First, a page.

Journal Entry No. 11

By Morgan Wagstaff

February 11, 2019


 
 
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Lessons learned –

01. You are beautiful.

02. You are worthy of love.

03. You are exactly the person you were made to be.

04. Your experience matters.

05. Your feelings are valid.

06. Do not apologize for being yourself, feeling your feelings, or reacting to an experience how ever you do.

07. Only you can change your circumstance.

08. Do not let other people tell you who you are or how to be.

09. You are extraordinarily unique and deserve the space that you take up.

10. Be gentile and love everyone, especially yourself.

11. You owe nothing to anyone.

12. Cherish the differences.

13. Do not operate out of fear.


 
 
 

 
 

Life is not always rainbows and sunshine, but life is beautiful and extraordinary. Sometimes it’s hard to see the beauty, but that doesn’t mean it isn’t there. Physical attributes and the affect they’ve had on my life have become my story. It started as a physical struggle, but over time became matters of much deeper emotional and inner wrestling.

I have always been insecure and cared far too much about what others thought about me. I can’t remember a time where I felt content and confident. But when I was younger, I had a care for others most people my age didn’t have. As a pre-teen I cared for and showed immense love for anyone I came into contact with – a loyal friend and sympathetic neighbor. I had two older sisters and wanted nothing more than for them to like and want me around, so I mirrored myself after them. As the youngest I tried so hard to be enough so I could gain their approval, but never succeeded.

 
 

 
 
 
 
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At age fifteen, when a trip to the hair salon ended with a terrible cut much shorter than I wanted, my life was never the same. Now, I know that sounds pretty dramatic, but when I look back on the timeline, that incident is when everything changed. I was devastated. It’s embarrassing now how much weight I gave to my appearance and what others thought about me, but as a teenager that’s all that mattered at the time. A few short months later I started noticing drastic amounts of hair falling out constantly, and I couldn’t get ready in the morning or wake up without hair being everywhere. I figured it wasn’t anything to be worried about because, as everyone says, it was just hair and it would grow back. But one day I was looking at a few photos of myself and was shocked at how thin my hair was. My mom was noticing the change as well, so we went to the doctor and they told me I had alopecia.

 
 
 
 
 

Forgiveness is hard, especially forgiving yourself. While my journey over the next ten years was a peregrination of understanding the ‘diagnosis’ and what to do about it, along the way I had to come to terms with the fact that my hair wasn’t going to grow back, and I had let it take over and run my life. The hairless spots grew larger and the hatred for the person I saw in the mirror grew stronger. I hated the way I looked. I couldn’t look myself in the eyes and I couldn’t see anything worth appreciating. I noticed the way people started treating me differently – standoffish and uninclusive. Because of that, I talked terribly to myself. I told myself I wasn’t worth loving and never let anyone tell me otherwise. And I, in turn, did exactly what people were doing to me. I became shy and withdrawn. I missed out on a lot of life and relationships because I didn’t engage with people around me. I let the fear of rejection control my actions, or lack thereof.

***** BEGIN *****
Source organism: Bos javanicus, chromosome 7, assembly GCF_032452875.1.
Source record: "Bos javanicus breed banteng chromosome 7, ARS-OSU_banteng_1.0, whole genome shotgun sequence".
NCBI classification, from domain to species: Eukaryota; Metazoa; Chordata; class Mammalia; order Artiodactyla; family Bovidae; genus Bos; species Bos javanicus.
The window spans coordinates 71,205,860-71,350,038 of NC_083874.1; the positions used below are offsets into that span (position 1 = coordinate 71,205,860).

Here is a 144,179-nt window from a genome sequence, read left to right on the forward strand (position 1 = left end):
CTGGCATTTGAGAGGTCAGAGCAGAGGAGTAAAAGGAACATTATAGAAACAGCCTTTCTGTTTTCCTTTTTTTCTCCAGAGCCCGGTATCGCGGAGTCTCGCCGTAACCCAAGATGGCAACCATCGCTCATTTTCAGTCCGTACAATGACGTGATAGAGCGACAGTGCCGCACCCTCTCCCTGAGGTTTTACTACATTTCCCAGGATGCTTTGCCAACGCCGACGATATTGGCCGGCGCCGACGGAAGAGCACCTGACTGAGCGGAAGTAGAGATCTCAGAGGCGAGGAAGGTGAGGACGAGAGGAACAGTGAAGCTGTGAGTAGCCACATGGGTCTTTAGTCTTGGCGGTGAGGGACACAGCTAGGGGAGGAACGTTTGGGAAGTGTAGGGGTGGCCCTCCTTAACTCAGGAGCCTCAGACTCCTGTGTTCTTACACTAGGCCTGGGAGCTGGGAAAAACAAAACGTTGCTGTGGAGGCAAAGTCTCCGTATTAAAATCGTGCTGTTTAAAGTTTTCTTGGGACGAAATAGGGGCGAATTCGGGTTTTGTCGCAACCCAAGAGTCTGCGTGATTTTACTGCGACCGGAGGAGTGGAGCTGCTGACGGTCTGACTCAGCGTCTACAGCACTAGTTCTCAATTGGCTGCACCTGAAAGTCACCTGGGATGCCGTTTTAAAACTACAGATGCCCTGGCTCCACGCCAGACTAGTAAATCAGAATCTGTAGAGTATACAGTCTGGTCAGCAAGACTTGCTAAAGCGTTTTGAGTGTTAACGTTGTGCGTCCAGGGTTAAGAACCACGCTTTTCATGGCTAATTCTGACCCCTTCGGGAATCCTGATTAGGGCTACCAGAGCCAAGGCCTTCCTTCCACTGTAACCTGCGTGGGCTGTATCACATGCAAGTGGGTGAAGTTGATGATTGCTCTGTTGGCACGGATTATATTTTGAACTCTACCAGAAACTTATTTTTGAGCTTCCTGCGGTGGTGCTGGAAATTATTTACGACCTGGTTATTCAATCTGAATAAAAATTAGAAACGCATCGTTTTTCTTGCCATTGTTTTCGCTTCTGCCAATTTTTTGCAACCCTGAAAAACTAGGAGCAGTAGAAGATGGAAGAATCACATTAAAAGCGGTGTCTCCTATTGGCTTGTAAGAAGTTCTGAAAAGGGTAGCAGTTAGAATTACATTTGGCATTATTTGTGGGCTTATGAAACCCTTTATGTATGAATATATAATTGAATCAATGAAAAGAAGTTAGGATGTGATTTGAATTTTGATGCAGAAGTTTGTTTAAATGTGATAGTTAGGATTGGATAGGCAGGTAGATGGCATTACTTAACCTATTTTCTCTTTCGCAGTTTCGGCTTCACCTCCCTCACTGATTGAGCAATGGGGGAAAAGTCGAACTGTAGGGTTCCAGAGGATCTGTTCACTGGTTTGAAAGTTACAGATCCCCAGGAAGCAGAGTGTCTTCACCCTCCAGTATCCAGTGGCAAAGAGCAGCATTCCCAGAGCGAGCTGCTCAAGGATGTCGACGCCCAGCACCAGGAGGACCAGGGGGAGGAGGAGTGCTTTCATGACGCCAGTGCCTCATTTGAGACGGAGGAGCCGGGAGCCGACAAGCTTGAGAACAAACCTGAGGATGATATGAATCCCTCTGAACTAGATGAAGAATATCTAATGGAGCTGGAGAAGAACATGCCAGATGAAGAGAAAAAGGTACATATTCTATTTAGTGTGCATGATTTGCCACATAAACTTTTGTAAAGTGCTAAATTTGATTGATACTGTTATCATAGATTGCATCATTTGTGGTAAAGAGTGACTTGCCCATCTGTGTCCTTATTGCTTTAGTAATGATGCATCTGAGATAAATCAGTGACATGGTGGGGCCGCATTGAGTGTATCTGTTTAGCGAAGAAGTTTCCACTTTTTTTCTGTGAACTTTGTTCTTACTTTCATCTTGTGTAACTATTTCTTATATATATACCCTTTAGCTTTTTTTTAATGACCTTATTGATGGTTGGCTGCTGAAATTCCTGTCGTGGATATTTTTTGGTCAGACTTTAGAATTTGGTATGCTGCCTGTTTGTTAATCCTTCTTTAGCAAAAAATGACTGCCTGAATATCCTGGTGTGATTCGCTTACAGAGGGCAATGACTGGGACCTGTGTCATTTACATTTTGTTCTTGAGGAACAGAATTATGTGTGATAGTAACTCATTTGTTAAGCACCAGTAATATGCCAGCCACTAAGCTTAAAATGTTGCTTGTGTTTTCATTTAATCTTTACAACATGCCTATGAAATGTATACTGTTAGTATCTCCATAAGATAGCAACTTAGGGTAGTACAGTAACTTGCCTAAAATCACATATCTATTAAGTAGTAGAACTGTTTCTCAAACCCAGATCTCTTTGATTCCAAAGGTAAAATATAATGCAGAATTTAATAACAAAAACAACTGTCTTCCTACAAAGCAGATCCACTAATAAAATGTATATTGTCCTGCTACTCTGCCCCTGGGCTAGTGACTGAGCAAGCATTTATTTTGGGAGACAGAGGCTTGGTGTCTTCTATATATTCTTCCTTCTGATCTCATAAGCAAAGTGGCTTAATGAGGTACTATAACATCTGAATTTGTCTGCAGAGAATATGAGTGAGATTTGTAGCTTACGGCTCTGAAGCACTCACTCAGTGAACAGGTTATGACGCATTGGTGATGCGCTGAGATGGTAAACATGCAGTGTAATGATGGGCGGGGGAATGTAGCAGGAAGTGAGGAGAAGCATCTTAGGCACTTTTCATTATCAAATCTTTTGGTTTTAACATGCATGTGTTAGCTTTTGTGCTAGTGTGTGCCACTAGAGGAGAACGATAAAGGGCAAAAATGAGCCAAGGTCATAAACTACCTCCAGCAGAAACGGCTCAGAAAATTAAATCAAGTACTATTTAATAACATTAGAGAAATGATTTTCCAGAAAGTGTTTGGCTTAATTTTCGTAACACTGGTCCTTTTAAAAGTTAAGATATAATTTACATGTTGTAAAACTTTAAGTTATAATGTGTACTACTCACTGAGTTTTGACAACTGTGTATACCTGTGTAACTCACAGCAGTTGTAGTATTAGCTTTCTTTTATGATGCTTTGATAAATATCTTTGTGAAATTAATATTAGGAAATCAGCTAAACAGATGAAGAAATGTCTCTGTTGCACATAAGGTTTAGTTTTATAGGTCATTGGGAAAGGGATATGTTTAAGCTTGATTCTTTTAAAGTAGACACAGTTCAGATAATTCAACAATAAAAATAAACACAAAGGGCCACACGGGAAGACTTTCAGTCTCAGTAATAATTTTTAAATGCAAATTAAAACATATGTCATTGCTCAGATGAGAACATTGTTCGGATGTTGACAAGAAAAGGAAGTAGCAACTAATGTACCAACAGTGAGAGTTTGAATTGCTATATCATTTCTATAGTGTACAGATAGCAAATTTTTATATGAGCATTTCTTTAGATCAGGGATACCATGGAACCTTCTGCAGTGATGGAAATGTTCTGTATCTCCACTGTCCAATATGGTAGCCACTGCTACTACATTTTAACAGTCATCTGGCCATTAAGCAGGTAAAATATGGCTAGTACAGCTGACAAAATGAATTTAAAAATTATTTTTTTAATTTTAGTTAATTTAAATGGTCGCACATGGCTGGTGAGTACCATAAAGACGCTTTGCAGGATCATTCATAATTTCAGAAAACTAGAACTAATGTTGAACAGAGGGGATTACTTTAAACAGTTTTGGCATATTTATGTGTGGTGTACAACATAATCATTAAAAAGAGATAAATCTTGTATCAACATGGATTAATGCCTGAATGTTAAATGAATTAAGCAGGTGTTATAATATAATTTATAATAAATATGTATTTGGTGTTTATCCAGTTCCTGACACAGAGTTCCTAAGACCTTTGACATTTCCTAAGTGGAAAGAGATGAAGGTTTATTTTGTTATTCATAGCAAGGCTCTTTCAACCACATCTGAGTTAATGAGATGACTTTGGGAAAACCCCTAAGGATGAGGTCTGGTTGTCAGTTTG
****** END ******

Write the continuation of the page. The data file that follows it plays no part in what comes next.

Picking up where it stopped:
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I went through a slew of emotional ups and downs – from caring way too much about what people thought, and letting it cripple me, to owning my look and living with confidence. Sitting here now, in my studio, writing this essay, I have so much clarity on the effects that this journey, albeit just the beginning, has had on me. I’ve learned a lot of lessons and have many more to learn. 

 
 
 
 
 

I’ve given other people way too much power to shape and change me into their ideal concept of ‘normal’. I talk to myself in ways I would never speak to another person which has negatively shaped the way that I think about myself and how I interact with others. Only within the last year have I found myself again, scraping up piece by piece the parts of myself I tore down and buried. I’m learning to acknowledge my worth and that it is okay to take up space. It’s okay to be different and individual. In fact, the differences between us that could suffocate connection are blessings in disguise. I want to be my own self. I want to champion you as you become the person you were meant to be, unique, beautiful and special, and I want the same for myself. 


 
 
 
 
 
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I want to love people the way I once did – without judgement and projection of my own insecurities onto others. I want to come home to myself. It starts with how we speak to ourselves. It starts with the thoughts we give weight to. Progress towards owning our extraordinary uniqueness and truly, deeply loving ourselves begins with changing the internal narrative. So today, I say to myself – My physical attributes say nothing about the person I am. I am beautiful. I forgive you for tearing me down. I forgive you for shutting me up. I forgive you for not appreciating the beauty within yourself. Others can think what they want because your identity doesn’t lie within them. Welcome home. 

 
 
 
 
 

Morgan Wagstaff
26, Capricorn
From: Charlotte, NC
Lives: Charlotte, NC
Immersed in: Her small business – women’s clothing brand Two Fold Clothing, and writing.
Instagram:
@twofoldclothing
Website: 
www.twofoldclothing.com